Disgraced sheriff’s deputy Scot Peterson among those who recommended involuntary psychiatric evaluation
Last month, Kemberlee asked, What in the world is going on with the Broward County Sheriff’s Department?, and this week we learn that Broward Country school officials and at least one sheriff’s deputy recommended in September 2016 that the Stoneman Douglas High School shooter be involuntarily committed.
In an almost unbelievable twist, the sheriff’s deputy who recommended Nikolas Cruz be committed for psychological evaluation under the Baker Act is none other than school safety officer Scot Peterson. That’s right, the same Scot Peterson who was forced to resign after reports surfaced that he hid outside the school while Cruz carried out his bloody rampage unhindered.
It’s not clear from the reports why no action was taken to commit Cruz under the Baker Act.
Some school counselors and officials were so concerned about the mental stability of Nikolas Cruz, accused in last month’s Florida school massacre that they decided to have him forcibly committed more than a year before the shooting.
However, the recommendation was never acted upon.
Documents in the criminal case against Cruz show that school officials at Marjory Stoneman Douglas High School and a sheriff’s deputy recommended in September 2016 that Cruz be involuntarily committed for mental evaluation under Florida’s Baker Act for at least three days, according to the Associated Press.
The documents, which are part of Cruz’s criminal case in the shooting, show that he had written the word “kill” in a notebook, told a classmate that he wanted to buy a gun and use it, and had cut his arm supposedly in anger because he had broken up with a girlfriend. He also told another student he had drunk gasoline and was throwing up. Calls had even been made to the FBI about the possibility of Cruz using a gun at school.
. . . . There is no evidence Cruz was ever committed. Coincidentally, the school resource officer who recommended that Cruz be “Baker Acted” was Scot Peterson — the same Broward Sheriff’s Office deputy who resigned amid accusations he failed to respond to the shooting by staying outside the building where the killings occurred.
Unbelievable. And it gets worse, the school and Peterson were so worried about Cruz in 2016 that they established a “school safety plan” for him that included his being banned from practicing shooting with the JROTC and his not being permitted to carry a backpack on the school campus.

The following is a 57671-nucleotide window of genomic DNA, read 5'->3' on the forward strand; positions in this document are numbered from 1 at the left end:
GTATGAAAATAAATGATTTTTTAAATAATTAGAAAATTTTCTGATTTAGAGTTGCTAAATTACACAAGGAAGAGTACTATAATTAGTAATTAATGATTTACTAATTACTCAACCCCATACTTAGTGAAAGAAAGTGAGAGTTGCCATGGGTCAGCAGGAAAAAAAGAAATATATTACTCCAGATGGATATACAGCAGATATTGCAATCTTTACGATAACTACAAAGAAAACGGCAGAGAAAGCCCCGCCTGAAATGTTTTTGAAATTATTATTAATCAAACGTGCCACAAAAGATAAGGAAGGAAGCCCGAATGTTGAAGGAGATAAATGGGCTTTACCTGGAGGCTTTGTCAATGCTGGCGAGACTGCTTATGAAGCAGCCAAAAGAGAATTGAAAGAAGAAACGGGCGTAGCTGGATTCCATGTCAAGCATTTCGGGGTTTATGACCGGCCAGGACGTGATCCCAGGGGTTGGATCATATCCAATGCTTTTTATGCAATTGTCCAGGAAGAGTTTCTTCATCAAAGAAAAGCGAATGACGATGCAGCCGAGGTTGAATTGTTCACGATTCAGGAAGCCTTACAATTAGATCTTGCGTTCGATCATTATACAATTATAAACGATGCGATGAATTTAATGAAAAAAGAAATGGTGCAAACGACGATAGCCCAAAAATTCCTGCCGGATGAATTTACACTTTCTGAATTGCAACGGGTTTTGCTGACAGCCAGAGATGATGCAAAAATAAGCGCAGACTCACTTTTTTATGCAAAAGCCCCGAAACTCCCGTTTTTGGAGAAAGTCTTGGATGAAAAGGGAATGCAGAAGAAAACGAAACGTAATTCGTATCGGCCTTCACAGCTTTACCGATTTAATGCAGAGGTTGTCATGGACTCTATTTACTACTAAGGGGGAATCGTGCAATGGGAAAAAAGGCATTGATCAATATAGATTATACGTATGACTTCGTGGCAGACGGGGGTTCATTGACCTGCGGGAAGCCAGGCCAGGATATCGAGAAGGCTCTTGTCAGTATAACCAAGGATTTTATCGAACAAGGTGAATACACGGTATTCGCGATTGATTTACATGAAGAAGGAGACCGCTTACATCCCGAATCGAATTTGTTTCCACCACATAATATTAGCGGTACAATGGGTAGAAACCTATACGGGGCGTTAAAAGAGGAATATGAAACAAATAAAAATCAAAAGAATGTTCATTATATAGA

It has also been learned that psychiatrists recommended that Cruz be admitted to residential treatment back in 2013.
Eighteen months before Nikolas Cruz shot up Marjory Stoneman Douglas High School, staff were so worried about his fascination with guns that they banned him from practicing shooting skills with the JROTC, according to mental health records obtained by the South Florida Sun Sentinel.
A safety plan created by the school for Cruz in September 2016 also prohibited him from carrying a backpack on campus.
. . . . The mental health records show counselors were sent to Cruz’s home multiple times in September 2016, the same month the Department of Children and Families conducted its own investigation following up on concerns from the school and from his family.
Other documents show that psychiatrists recommended placing Cruz in a residential treatment facility as early as 2013, the same year he and his brother learned they were adopted. He was 14 years old.
The details related about Cruz’s clearly disturbed (and disturbing) behavior are alarming, and it’s unclear why no action was taken when he talked about “having a gun and thinking about using it,” threatened to harm others, and wrote the word “kill” in a notebook after his mother refused to take him to get the state-issued id he needed to buy a gun.
The Sun Sentinel continues: